While Fletcher sat on the ground, Officer Martorano, appearing angry, rushed toward Fletcher with his hands up and carrying something in his hand. According to Fletcher, Officer Martorano "smacked [Fletcher] across [his] face" with something that "felt like a brick." Id. at 20-21. Fletcher identified "Officers Tomlinson, Martorano[, ] and Moton" as the officers who then "started kicking and punching and hitting [him] all over [his] body" as he sat there. Id. at 21. Fletcher did not resist the officers. According to Fletcher, "it felt like [the officers were hitting him with] something hard, like a pole or something." Id. at 24. He described it as "some kind of rod." Id. He felt this object "[o]n [his] lower back, [his] legs." Id. According to the police report, Officer Moton was the officer who hit Fletcher with a baton. Officers Moton and Martorano then handcuffed Fletcher and placed him in the backseat of the patrol car.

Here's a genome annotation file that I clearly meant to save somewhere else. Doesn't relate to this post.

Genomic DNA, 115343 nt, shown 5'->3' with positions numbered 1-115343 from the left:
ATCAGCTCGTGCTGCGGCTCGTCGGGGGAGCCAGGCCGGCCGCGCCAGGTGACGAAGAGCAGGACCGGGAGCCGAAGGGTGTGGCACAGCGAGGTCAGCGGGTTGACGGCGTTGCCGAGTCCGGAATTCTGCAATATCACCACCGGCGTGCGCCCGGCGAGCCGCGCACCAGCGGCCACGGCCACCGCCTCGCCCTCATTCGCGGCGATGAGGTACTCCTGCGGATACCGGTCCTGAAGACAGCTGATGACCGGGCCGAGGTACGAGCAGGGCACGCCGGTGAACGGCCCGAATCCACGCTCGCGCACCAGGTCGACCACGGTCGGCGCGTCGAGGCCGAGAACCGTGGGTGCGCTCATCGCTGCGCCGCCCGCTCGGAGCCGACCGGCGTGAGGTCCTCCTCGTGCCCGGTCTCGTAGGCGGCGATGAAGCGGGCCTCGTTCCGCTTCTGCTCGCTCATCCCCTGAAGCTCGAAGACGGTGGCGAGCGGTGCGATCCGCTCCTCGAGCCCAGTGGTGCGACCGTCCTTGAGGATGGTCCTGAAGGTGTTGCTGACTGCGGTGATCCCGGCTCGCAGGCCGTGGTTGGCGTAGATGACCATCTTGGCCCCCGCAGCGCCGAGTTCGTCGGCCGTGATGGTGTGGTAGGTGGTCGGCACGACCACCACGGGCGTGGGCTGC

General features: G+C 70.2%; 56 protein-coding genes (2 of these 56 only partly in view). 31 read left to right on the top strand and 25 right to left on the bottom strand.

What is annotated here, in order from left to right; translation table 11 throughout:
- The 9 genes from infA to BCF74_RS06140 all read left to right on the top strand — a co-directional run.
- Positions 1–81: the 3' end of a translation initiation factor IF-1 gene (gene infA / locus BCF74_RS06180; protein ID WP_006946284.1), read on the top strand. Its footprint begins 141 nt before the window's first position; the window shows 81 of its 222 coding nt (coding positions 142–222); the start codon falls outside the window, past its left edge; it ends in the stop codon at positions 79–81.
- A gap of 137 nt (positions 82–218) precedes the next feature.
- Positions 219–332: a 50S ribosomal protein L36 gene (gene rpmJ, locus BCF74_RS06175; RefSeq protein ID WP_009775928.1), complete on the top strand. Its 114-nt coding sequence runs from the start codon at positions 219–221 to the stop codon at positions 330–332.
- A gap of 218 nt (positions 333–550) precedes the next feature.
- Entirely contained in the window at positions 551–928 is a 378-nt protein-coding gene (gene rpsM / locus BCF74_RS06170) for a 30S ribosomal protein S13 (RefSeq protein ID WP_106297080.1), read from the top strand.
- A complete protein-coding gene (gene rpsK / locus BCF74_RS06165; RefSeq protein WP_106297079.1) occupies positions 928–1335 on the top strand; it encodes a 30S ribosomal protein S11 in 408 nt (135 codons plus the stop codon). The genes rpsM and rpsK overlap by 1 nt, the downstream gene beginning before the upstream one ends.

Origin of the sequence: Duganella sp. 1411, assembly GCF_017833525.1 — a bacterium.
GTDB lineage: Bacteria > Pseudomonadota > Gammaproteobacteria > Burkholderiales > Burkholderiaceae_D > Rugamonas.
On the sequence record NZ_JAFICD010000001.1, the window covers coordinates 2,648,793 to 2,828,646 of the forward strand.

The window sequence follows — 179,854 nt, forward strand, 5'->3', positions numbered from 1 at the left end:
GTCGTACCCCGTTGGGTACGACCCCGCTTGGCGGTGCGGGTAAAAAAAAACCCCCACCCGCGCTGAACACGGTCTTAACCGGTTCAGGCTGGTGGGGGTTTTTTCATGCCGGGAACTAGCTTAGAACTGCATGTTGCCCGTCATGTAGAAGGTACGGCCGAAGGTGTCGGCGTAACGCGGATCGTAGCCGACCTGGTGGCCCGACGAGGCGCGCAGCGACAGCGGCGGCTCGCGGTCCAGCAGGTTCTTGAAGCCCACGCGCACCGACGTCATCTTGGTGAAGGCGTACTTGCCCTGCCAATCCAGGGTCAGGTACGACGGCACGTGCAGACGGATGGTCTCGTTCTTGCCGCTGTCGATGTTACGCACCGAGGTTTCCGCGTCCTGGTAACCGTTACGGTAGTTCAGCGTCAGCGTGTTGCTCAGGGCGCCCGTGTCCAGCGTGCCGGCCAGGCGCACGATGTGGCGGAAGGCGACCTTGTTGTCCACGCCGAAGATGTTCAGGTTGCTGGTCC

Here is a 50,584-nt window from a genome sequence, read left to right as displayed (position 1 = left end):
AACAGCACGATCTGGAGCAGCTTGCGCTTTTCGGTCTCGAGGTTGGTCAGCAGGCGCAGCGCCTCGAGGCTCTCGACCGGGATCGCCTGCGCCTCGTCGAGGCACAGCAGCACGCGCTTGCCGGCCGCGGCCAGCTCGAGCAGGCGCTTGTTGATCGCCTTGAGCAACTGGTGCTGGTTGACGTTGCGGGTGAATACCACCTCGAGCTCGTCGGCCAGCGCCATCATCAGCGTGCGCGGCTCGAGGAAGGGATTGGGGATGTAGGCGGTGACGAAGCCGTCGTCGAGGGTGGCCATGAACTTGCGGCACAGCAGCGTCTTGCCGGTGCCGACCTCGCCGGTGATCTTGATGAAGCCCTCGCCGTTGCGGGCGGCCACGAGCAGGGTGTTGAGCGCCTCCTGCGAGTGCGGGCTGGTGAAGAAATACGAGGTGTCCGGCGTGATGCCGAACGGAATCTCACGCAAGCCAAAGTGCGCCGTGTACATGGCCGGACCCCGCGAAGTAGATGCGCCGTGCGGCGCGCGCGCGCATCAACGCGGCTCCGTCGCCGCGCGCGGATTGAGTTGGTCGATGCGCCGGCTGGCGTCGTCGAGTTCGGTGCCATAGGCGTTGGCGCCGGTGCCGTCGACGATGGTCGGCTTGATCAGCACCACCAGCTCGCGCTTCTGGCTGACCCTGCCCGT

While in the patrol car, Fletcher saw some bags, a jacket, and a cell phone. He began "screaming and yelling and saying that . . . this stuff is not mine. 'What's going on? What's going on?'" Id. at 25. Fletcher feared that the officers were "trying to set [him] up." Id. at 26. Fletcher yelled but did nothing to damage the patrol car. Fletcher testified that he yelled briefly. Then, the officers got him out of the patrol car, cursed at him, told him to shut up, and started beating him again. To Fletcher, the beating seemed like it lasted a long time. Fletcher remained handcuffed throughout the encounter. He testified he did not fight back in any way. Fletcher believed there were more than three officers involved in the beating because he "saw . . . a lady [who] had her foot on [his] neck." Id. at 27. Toward the end of the beating, Fletcher recalled trying to look back. One of the officers got a jacket and put it over Fletcher's head to block his sight. Then, Fletcher felt an electric shock. Fletcher recalled the officers hitting him while the female's foot was on his neck. Fletcher believed that he probably lost consciousness because he "can't remember a whole lot." Id. at 31.